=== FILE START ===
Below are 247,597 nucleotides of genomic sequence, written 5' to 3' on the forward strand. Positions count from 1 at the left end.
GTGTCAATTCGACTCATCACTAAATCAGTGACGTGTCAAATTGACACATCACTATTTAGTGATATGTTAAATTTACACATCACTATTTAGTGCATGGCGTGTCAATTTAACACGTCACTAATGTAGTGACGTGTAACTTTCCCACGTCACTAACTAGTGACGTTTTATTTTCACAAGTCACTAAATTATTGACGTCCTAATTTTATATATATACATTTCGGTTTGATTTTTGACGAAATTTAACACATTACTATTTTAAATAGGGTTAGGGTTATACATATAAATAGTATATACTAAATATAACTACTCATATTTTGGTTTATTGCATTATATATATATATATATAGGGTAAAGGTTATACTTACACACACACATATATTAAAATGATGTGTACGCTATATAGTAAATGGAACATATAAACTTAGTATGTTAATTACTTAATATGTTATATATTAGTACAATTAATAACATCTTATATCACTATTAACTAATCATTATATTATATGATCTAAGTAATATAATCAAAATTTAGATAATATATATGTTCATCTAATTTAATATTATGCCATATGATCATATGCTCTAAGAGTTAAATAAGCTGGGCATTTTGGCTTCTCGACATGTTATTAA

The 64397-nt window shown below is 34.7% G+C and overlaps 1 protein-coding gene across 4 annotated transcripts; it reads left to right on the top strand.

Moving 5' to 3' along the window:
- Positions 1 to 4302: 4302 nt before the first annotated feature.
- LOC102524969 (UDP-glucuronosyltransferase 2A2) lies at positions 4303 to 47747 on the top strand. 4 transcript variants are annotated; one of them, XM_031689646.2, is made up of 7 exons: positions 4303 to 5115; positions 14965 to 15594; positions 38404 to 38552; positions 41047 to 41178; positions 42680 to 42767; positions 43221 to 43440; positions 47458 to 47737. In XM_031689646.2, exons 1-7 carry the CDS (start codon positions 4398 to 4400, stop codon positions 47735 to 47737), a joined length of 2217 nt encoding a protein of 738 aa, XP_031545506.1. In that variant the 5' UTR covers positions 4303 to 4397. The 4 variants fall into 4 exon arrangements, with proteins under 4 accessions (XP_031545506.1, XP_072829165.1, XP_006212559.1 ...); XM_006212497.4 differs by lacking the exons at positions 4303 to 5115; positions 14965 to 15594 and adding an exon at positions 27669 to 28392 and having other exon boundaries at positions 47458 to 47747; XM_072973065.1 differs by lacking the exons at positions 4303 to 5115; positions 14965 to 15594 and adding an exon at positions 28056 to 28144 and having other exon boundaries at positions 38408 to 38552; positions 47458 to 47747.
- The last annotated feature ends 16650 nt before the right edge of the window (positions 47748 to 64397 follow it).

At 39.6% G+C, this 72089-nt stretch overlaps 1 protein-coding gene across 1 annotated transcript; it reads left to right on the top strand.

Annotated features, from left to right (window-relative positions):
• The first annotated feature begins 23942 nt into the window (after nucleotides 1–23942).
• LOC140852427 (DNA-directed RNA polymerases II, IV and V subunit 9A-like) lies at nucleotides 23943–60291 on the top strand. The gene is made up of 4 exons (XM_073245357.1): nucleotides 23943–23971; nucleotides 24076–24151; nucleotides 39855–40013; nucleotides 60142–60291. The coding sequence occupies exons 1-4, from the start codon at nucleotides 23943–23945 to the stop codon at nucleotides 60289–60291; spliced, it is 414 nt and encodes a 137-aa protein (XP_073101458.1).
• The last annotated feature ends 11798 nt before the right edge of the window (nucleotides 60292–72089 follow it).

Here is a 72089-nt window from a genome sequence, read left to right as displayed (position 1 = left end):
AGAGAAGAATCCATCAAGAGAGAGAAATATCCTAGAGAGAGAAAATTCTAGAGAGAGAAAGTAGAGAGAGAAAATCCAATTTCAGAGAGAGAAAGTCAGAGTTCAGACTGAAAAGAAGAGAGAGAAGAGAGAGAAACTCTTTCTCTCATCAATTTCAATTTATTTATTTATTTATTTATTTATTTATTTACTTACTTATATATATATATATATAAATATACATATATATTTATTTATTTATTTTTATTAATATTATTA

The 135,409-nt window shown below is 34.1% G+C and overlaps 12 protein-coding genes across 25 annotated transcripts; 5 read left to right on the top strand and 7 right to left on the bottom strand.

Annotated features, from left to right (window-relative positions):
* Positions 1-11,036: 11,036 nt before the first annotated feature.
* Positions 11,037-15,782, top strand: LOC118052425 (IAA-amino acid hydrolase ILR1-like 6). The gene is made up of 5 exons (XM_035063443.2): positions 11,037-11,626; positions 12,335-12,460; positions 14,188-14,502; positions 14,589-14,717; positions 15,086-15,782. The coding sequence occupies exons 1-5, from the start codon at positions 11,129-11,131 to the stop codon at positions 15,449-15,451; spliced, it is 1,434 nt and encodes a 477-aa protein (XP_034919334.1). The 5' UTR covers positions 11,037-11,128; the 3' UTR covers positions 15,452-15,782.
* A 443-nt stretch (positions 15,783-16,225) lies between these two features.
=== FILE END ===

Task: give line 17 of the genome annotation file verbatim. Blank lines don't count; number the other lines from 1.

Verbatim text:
* Positions 1-11,036: 11,036 nt before the first annotated feature.